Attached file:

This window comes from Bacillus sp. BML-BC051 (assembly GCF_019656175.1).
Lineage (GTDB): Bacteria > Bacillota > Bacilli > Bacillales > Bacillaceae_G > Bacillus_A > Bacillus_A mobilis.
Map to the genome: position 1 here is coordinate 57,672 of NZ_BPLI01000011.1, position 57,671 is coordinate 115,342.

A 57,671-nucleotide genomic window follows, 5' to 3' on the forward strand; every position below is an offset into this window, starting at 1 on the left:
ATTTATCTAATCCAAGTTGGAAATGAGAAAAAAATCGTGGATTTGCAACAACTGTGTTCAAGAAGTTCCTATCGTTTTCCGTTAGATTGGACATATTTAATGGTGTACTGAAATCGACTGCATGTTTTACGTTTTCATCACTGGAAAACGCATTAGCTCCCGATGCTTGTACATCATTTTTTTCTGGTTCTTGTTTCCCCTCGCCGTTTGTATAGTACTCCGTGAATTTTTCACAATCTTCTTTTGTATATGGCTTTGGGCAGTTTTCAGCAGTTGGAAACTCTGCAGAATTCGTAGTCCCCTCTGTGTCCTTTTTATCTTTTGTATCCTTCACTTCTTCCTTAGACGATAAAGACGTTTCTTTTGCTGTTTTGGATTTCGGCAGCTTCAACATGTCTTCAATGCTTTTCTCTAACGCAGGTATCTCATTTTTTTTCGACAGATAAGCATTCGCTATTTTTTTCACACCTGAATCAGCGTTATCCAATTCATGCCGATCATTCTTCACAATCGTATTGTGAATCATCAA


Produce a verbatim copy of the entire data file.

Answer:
This window comes from Bacillus sp. BML-BC051 (assembly GCF_019656175.1).
Lineage (GTDB): Bacteria > Bacillota > Bacilli > Bacillales > Bacillaceae_G > Bacillus_A > Bacillus_A mobilis.
Map to the genome: position 1 here is coordinate 57,672 of NZ_BPLI01000011.1, position 57,671 is coordinate 115,342.

A 57,671-nucleotide genomic window follows, 5' to 3' on the forward strand; every position below is an offset into this window, starting at 1 on the left:
ATTTATCTAATCCAAGTTGGAAATGAGAAAAAAATCGTGGATTTGCAACAACTGTGTTCAAGAAGTTCCTATCGTTTTCCGTTAGATTGGACATATTTAATGGTGTACTGAAATCGACTGCATGTTTTACGTTTTCATCACTGGAAAACGCATTAGCTCCCGATGCTTGTACATCATTTTTTTCTGGTTCTTGTTTCCCCTCGCCGTTTGTATAGTACTCCGTGAATTTTTCACAATCTTCTTTTGTATATGGCTTTGGGCAGTTTTCAGCAGTTGGAAACTCTGCAGAATTCGTAGTCCCCTCTGTGTCCTTTTTATCTTTTGTATCCTTCACTTCTTCCTTAGACGATAAAGACGTTTCTTTTGCTGTTTTGGATTTCGGCAGCTTCAACATGTCTTCAATGCTTTTCTCTAACGCAGGTATCTCATTTTTTTTCGACAGATAAGCATTCGCTATTTTTTTCACACCTGAATCAGCGTTATCCAATTCATGCCGATCATTCTTCACAATCGTATTGTGAATCATCAA